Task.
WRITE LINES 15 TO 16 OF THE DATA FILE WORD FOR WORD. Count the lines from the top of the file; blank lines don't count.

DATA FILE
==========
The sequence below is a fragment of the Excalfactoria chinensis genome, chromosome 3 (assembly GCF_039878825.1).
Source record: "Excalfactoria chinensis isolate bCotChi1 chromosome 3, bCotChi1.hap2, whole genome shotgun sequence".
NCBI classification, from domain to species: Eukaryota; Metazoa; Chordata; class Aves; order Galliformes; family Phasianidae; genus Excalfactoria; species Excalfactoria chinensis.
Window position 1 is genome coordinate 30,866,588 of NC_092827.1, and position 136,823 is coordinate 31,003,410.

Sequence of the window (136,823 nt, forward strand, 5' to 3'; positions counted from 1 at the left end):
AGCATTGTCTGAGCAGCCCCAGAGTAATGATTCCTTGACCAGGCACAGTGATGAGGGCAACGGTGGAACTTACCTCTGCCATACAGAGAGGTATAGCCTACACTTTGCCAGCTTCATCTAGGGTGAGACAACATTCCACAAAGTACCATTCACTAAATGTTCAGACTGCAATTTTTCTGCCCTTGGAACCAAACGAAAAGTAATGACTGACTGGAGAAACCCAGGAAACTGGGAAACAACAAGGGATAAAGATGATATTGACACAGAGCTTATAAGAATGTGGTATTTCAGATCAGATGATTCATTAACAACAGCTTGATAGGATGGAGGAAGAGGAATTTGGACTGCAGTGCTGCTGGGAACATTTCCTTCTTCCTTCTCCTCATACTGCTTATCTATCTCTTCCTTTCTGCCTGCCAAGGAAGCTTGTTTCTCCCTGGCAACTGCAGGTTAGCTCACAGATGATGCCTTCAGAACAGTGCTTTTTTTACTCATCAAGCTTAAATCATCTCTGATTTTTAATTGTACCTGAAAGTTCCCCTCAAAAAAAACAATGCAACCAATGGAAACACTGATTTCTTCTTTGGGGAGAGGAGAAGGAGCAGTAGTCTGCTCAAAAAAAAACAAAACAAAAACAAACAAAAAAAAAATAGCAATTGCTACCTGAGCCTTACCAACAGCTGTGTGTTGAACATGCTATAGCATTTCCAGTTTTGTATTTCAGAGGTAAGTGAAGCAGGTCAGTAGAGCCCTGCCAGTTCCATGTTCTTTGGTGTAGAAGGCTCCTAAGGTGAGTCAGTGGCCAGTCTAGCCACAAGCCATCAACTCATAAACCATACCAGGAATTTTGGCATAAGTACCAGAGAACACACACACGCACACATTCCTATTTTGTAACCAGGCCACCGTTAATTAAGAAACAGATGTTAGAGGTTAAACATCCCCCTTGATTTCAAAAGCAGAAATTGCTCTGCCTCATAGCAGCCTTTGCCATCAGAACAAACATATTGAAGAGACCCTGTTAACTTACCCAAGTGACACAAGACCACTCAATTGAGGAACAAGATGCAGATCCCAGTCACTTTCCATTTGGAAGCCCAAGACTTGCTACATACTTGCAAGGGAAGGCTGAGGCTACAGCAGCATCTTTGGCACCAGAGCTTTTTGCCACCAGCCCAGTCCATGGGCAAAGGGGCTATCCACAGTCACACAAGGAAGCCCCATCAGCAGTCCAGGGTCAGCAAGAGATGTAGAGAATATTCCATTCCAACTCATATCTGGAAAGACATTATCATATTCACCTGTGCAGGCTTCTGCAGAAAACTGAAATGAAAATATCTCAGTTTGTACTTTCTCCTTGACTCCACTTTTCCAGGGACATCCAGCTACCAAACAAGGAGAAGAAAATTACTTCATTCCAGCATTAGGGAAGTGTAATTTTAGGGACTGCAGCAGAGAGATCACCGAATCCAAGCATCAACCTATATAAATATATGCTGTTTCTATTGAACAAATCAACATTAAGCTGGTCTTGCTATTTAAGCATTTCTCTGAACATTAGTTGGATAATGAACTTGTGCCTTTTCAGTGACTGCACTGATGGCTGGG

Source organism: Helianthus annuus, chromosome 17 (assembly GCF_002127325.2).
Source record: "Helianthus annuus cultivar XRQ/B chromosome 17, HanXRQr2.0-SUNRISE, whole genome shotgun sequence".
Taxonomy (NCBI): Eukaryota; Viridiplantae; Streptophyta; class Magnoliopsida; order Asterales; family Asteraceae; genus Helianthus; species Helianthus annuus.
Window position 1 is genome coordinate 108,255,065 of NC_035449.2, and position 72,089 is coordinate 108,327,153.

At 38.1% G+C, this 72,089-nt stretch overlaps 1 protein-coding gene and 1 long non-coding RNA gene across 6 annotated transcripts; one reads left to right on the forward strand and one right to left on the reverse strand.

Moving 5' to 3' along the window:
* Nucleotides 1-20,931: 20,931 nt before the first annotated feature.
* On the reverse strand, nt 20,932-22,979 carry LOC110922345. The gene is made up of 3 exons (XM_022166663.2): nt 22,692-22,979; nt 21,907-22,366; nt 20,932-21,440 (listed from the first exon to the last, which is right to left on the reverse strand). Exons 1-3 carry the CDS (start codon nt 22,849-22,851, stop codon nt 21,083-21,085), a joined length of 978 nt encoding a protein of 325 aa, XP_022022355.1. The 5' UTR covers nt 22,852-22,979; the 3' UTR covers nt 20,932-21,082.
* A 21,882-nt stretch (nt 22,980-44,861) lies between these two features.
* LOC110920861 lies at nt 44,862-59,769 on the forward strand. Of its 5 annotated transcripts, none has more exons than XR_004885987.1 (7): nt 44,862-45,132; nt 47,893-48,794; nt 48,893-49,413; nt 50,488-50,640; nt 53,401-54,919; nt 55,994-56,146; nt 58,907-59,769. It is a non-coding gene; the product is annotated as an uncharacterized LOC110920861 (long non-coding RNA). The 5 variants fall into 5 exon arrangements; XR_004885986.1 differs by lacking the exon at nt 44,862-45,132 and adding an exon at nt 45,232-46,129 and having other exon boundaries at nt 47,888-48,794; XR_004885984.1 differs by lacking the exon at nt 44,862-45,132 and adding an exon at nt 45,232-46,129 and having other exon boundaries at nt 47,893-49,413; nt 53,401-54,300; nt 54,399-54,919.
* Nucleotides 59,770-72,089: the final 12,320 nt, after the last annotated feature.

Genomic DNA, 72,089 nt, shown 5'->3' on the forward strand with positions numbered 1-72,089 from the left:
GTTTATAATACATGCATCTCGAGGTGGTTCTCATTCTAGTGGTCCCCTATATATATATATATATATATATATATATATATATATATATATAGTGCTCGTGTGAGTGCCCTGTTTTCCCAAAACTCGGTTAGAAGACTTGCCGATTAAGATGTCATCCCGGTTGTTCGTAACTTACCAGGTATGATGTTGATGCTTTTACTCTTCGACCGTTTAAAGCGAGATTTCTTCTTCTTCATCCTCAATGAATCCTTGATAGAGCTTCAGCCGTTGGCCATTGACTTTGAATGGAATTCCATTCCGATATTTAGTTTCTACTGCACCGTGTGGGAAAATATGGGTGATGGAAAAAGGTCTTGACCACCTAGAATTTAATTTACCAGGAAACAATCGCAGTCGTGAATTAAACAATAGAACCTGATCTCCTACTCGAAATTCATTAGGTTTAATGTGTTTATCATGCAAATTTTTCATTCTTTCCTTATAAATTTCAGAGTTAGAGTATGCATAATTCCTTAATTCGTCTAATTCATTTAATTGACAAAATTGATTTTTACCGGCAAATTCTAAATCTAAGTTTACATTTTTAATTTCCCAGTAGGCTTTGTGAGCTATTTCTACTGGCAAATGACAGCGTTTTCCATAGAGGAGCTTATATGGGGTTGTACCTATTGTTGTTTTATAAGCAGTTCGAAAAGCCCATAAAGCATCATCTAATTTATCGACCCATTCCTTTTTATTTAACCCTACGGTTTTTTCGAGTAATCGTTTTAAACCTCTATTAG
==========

* A 21,882-nt stretch (nt 22,980-44,861) lies between these two features.
* LOC110920861 lies at nt 44,862-59,769 on the forward strand. Of its 5 annotated transcripts, none has more exons than XR_004885987.1 (7): nt 44,862-45,132; nt 47,893-48,794; nt 48,893-49,413; nt 50,488-50,640; nt 53,401-54,919; nt 55,994-56,146; nt 58,907-59,769. It is a non-coding gene; the product is annotated as an uncharacterized LOC110920861 (long non-coding RNA). The 5 variants fall into 5 exon arrangements; XR_004885986.1 differs by lacking the exon at nt 44,862-45,132 and adding an exon at nt 45,232-46,129 and having other exon boundaries at nt 47,888-48,794; XR_004885984.1 differs by lacking the exon at nt 44,862-45,132 and adding an exon at nt 45,232-46,129 and having other exon boundaries at nt 47,893-49,413; nt 53,401-54,300; nt 54,399-54,919.